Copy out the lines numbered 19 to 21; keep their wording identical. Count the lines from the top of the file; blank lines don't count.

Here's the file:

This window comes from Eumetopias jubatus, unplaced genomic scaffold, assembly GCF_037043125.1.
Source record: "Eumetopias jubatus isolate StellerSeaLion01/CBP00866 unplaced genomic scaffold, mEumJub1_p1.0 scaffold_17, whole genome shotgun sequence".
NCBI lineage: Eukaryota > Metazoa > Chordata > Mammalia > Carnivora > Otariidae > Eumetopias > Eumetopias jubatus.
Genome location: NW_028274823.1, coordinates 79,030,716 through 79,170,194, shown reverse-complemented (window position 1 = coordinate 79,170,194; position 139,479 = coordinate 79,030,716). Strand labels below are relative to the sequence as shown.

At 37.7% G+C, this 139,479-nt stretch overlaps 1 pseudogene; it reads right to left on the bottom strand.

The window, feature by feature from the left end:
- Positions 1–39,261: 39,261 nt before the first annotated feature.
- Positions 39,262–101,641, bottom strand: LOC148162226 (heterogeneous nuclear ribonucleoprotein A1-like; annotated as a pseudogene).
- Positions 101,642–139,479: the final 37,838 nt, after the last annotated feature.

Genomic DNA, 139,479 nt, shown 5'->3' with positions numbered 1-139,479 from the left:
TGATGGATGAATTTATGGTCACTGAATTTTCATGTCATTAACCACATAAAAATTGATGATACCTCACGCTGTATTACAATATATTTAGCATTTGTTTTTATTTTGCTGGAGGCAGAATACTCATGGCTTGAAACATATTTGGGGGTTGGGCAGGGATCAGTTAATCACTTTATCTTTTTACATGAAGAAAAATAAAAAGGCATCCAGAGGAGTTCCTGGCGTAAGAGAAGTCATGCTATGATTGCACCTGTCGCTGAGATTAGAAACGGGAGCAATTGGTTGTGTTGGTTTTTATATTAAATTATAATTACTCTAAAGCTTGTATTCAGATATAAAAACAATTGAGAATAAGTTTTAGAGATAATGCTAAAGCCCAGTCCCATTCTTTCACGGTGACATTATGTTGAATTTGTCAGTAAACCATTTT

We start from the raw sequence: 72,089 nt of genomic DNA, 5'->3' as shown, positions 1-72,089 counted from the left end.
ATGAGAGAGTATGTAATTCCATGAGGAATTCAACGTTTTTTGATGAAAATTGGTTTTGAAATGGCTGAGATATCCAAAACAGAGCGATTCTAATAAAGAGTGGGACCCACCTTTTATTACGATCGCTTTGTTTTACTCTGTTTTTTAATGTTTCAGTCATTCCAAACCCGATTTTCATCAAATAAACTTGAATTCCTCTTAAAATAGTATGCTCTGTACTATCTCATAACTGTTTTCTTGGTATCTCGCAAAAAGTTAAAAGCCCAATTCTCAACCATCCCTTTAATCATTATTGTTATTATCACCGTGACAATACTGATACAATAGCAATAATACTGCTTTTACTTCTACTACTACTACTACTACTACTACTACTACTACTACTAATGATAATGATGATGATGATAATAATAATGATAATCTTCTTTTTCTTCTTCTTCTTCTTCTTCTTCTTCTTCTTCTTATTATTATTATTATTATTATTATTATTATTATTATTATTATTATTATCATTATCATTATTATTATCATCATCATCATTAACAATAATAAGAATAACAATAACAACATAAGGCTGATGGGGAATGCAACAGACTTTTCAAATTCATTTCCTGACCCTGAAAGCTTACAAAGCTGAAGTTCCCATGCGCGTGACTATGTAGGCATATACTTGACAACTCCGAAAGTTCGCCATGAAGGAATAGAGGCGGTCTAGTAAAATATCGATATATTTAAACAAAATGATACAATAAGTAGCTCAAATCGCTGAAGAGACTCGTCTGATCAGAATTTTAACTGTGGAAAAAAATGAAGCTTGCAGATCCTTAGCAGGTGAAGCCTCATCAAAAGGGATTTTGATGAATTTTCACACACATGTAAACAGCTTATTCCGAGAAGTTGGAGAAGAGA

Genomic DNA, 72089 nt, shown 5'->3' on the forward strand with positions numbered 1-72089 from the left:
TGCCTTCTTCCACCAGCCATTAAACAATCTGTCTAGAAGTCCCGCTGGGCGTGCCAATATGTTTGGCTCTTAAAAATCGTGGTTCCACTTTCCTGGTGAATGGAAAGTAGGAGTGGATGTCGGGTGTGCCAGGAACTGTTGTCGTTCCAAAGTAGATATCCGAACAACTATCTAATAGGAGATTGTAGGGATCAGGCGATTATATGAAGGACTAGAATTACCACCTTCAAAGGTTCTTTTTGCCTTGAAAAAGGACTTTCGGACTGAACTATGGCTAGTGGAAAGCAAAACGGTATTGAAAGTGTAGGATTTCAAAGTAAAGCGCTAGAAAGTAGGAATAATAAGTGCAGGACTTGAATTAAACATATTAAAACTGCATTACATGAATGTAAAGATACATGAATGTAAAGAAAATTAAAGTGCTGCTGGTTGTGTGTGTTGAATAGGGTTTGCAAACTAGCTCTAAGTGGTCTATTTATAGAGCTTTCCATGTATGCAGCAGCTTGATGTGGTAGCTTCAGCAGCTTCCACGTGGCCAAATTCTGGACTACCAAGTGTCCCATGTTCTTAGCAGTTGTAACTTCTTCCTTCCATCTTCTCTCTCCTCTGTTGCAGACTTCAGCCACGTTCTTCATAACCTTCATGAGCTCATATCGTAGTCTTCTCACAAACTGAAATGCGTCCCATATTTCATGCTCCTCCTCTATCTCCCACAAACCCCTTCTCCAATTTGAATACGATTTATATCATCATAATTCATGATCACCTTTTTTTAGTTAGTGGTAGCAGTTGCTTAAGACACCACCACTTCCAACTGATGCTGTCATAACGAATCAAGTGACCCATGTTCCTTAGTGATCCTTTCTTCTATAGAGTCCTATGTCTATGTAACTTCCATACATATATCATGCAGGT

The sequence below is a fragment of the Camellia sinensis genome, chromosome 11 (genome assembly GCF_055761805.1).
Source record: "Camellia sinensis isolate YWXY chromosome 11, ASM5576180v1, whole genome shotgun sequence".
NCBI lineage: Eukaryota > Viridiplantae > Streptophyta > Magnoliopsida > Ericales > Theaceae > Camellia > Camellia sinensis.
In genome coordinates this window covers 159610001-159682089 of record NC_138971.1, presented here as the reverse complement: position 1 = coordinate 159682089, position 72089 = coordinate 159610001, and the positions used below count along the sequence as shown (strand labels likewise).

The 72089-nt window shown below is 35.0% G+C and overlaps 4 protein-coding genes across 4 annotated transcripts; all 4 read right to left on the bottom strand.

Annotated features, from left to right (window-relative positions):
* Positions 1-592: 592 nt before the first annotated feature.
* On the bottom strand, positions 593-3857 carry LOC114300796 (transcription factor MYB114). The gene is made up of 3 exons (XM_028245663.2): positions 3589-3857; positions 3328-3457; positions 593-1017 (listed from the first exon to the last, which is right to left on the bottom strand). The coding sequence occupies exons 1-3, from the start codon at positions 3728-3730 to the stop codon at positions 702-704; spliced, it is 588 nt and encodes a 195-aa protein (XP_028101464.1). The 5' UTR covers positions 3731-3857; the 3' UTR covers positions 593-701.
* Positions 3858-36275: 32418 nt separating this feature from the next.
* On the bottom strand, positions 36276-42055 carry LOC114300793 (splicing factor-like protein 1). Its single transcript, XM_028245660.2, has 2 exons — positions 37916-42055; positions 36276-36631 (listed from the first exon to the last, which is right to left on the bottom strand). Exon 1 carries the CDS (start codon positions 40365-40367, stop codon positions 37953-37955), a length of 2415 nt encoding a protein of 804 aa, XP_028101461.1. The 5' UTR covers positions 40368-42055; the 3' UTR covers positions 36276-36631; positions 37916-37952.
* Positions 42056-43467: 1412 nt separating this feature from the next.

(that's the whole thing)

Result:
In genome coordinates this window covers 159610001-159682089 of record NC_138971.1, presented here as the reverse complement: position 1 = coordinate 159682089, position 72089 = coordinate 159610001, and the positions used below count along the sequence as shown (strand labels likewise).

The 72089-nt window shown below is 35.0% G+C and overlaps 4 protein-coding genes across 4 annotated transcripts; all 4 read right to left on the bottom strand.

Annotated features, from left to right (window-relative positions):